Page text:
SpaceX Crew Dragon Capsule Suffers Malfunction, Smoke Seen for Miles

SpaceX Crew Dragon Capsule Suffers Malfunction, Smoke Seen for Miles

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SpaceX's Crew Dragon suffered a malfunction during an engine test Saturday. The anomaly that occurred at the company's facilities at Cape Canaveral Air Force Station resulted in large plumes of smoke.


BREAKING: #SpaceX Crew Dragon suffered an anomaly during test fire today, according to 45th Space Wing. Smoke could be seen on the beaches.

"On April 20, an anomaly occurred at Cape Canaveral AFS during Dragon 2 static test fire. Anomaly was contained and no injuries." pic.twitter.com/If5rdeGRXO

— Emre Kelly (@EmreKelly) April 20, 2019

An anomaly

"On April 20, 2019, an anomaly occurred at Cape Canaveral Air Force Station during the Dragon 2 static test fire," Wing Spokesman Jim Williams told FLORIDA TODAY. "The anomaly was contained and there were no injuries."

SpaceX released a statement confirming the malfunction. "Earlier today, SpaceX conducted a series of engine tests on a Crew Dragon test vehicle on our test stand at Landing Zone 1 in Cape Canaveral, Florida. The initial tests completed successfully but the final test resulted in an anomaly on the test stand."

Ensuring security

"Ensuring that our systems meet rigorous safety standards and detecting anomalies like this prior to flight are the main reasons why we test. Our teams are investigating and working closely with our NASA partners," the company further added.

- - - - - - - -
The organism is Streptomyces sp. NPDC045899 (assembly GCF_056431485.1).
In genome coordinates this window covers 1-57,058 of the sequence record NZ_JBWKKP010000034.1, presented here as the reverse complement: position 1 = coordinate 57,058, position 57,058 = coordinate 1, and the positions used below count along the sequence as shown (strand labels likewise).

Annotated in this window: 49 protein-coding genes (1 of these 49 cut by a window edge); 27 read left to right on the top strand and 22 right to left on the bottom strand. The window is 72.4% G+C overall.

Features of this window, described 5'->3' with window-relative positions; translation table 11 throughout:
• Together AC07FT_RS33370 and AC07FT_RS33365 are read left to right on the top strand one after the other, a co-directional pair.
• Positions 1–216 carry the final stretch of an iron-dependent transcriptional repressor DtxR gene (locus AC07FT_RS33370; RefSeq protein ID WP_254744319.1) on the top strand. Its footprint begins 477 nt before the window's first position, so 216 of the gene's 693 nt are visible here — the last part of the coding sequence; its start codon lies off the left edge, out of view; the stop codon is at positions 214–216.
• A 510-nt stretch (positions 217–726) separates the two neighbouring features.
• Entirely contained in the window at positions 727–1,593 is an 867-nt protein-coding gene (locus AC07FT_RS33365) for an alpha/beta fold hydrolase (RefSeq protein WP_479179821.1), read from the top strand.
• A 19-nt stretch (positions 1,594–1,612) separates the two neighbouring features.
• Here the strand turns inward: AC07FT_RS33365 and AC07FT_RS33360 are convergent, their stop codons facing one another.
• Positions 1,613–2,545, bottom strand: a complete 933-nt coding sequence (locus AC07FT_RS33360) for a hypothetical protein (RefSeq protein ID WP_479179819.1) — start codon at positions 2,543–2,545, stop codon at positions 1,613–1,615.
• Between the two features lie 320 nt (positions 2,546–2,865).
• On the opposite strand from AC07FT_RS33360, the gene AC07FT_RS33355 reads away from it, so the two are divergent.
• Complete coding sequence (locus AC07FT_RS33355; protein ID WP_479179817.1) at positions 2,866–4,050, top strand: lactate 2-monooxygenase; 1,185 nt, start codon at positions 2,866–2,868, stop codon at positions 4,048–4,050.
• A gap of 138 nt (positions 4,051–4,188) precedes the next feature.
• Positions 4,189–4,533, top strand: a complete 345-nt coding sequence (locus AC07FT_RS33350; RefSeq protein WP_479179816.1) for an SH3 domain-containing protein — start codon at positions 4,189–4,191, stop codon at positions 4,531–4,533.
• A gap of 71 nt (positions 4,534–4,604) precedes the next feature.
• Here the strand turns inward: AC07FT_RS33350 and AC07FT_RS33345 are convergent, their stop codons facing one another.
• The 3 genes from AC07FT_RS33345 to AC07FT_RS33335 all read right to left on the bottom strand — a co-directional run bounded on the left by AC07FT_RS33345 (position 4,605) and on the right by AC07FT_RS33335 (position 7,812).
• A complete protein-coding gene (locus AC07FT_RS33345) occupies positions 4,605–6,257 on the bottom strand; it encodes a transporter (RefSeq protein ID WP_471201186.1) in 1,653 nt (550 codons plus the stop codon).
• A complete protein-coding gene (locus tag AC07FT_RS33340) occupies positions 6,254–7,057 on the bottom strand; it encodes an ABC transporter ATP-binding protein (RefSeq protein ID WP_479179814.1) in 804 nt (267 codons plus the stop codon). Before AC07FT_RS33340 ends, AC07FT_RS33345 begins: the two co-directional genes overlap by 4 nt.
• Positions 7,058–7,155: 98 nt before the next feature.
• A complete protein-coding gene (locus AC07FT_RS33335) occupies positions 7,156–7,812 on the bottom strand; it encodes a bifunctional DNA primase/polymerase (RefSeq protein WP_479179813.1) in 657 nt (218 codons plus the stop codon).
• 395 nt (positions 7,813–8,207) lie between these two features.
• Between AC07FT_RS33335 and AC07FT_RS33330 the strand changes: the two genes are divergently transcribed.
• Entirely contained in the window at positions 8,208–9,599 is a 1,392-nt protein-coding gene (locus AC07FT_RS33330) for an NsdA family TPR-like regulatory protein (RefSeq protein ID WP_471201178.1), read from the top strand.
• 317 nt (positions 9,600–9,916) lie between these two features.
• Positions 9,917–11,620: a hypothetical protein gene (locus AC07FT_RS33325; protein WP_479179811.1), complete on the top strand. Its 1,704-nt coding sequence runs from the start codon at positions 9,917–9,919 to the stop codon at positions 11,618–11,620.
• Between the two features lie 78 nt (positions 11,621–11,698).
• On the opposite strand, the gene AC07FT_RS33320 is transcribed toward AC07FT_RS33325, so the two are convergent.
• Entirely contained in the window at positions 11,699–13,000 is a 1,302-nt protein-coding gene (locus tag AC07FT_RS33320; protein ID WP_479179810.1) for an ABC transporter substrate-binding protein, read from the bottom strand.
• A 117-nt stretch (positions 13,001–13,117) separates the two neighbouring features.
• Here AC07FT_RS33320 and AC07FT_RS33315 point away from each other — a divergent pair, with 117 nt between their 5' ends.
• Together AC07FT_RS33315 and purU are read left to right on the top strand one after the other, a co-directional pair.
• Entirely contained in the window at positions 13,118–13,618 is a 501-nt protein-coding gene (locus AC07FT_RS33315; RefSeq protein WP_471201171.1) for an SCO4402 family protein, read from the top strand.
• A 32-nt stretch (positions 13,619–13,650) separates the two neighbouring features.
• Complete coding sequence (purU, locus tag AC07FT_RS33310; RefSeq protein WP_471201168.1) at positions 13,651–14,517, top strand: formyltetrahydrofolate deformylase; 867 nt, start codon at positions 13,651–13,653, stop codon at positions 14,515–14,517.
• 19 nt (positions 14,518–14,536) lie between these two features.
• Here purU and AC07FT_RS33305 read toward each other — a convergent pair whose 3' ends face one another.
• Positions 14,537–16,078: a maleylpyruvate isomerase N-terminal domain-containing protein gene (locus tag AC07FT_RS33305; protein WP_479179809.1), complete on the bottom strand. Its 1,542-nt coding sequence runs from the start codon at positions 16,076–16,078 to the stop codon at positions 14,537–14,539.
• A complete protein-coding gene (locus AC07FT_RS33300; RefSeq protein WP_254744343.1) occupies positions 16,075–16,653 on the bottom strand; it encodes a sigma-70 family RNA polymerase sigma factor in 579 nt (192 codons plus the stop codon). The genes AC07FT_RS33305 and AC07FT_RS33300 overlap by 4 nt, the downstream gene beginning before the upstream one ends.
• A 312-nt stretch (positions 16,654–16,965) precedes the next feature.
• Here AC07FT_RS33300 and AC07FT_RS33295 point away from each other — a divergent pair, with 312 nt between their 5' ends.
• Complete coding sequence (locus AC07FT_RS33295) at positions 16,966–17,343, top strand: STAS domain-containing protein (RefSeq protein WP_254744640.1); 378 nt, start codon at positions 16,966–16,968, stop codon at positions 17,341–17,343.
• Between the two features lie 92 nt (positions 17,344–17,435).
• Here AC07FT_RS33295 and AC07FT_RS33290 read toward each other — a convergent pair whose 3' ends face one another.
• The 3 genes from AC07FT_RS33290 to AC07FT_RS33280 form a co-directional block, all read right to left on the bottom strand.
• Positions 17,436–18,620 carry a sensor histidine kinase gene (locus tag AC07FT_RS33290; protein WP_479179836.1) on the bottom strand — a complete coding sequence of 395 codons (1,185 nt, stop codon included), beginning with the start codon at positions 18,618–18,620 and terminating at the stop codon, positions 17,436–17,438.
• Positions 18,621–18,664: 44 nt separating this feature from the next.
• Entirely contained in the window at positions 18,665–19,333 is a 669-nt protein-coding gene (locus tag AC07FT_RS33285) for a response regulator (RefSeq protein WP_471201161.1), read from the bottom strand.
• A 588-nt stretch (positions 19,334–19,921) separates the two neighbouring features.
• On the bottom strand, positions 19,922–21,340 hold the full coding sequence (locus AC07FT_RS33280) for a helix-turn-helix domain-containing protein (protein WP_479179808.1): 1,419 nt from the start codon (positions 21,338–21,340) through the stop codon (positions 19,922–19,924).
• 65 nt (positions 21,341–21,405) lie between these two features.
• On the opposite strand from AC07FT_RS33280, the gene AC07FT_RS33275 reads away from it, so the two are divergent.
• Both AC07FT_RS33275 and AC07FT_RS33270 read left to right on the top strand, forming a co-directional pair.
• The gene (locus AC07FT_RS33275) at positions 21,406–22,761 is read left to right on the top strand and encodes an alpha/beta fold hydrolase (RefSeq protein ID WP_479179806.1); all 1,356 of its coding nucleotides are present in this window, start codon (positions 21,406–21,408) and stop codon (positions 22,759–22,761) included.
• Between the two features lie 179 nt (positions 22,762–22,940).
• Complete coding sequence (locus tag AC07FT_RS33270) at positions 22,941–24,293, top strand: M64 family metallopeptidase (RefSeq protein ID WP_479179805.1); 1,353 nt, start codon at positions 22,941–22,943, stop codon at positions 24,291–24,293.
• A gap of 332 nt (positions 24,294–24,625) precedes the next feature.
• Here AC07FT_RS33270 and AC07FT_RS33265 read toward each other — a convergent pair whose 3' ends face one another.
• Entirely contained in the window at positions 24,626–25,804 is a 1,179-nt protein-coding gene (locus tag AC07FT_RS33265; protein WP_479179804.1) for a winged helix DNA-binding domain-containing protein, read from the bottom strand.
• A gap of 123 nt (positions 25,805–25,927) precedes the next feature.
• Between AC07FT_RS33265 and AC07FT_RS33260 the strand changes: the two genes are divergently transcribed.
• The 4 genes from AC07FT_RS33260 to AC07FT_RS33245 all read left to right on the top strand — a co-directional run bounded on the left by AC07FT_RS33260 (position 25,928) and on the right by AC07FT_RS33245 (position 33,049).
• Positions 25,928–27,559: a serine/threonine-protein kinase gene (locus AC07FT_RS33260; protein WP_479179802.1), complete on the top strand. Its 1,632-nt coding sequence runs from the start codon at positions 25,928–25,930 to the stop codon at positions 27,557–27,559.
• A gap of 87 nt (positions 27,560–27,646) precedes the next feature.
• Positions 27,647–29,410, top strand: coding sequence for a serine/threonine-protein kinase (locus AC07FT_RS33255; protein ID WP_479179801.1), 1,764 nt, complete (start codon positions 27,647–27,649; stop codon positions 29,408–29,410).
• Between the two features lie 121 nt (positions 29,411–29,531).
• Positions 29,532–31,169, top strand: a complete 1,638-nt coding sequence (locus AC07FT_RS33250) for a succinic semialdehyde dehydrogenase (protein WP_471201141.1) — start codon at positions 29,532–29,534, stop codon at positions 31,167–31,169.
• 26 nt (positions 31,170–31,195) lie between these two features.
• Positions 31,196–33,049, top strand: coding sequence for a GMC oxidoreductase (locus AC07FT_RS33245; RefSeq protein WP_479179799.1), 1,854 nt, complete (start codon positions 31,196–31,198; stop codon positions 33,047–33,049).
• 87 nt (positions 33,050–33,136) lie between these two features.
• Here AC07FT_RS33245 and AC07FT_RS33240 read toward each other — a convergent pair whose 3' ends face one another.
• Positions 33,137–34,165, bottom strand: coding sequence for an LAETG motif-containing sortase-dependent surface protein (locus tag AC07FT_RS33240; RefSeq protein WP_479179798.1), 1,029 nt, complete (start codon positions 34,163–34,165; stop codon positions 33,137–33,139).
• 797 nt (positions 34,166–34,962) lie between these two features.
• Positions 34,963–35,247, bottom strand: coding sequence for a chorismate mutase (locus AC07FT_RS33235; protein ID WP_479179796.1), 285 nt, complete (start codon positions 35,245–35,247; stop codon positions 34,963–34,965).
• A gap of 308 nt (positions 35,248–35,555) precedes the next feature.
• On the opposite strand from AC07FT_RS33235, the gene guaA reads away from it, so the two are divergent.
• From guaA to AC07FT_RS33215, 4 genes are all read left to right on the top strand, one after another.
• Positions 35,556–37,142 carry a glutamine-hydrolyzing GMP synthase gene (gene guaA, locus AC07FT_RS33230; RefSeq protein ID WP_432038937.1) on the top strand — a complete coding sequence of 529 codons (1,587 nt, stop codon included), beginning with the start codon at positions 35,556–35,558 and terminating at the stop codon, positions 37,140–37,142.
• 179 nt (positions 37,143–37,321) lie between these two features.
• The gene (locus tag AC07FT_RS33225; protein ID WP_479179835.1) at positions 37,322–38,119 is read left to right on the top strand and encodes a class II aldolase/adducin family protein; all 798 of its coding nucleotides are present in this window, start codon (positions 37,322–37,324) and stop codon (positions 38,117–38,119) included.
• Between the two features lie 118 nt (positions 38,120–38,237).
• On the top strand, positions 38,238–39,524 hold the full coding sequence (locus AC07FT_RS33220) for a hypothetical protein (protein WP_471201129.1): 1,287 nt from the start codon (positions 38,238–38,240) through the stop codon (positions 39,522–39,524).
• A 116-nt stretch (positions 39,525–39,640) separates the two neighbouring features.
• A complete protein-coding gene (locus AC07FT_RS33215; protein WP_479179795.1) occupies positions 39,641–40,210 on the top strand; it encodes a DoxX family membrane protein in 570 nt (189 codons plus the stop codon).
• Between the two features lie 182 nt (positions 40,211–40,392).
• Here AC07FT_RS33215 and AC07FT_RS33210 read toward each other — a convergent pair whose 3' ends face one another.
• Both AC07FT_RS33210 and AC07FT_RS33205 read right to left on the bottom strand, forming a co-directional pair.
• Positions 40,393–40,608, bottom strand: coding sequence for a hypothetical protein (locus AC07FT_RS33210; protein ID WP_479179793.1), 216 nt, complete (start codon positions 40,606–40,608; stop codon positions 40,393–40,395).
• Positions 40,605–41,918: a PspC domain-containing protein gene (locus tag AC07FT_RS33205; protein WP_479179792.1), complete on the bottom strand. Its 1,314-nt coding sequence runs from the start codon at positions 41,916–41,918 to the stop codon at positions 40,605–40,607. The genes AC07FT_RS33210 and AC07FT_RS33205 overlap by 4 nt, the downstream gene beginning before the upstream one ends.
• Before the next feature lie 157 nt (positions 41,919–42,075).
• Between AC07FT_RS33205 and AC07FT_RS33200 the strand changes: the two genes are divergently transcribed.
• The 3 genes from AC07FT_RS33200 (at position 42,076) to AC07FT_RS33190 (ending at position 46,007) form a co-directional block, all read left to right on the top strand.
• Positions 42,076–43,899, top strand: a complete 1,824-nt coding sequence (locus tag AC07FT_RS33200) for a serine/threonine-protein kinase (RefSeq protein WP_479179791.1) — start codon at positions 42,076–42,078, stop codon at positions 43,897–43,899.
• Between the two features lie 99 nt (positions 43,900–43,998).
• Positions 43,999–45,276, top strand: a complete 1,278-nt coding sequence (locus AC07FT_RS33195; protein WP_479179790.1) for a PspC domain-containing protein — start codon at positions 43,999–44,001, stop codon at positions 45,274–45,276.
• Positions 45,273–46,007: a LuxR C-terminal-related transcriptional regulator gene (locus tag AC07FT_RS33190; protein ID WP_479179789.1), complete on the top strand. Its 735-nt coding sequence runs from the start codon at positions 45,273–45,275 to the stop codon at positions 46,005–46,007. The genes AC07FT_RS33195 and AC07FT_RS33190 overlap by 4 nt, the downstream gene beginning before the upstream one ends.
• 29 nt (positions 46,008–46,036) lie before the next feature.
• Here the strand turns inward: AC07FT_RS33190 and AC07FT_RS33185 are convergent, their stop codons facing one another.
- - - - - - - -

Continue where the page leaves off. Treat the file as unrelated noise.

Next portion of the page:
Meanwhile, NASA administrator Jim Bridenstine also reported that NASA was investigating the failure.

NASA has been notified about the results of the @SpaceX Static Fire Test and the anomaly that occurred during the final test. We will work closely to ensure we safely move forward with our Commercial Crew Program. pic.twitter.com/yE2J5yGzA7

— Jim Bridenstine (@JimBridenstine) April 21, 2019

Failures and malfunctions are bound to be part of any new program. However, it might be safe to assume that the incident will see SpaceX's flight test and schedule rescheduled.

In the meantime, Boeing is scheduled to fly its passenger spacecraft, the CST-100 Starliner, uncrewed in August. The second crewed flight should take place before the end of the year.

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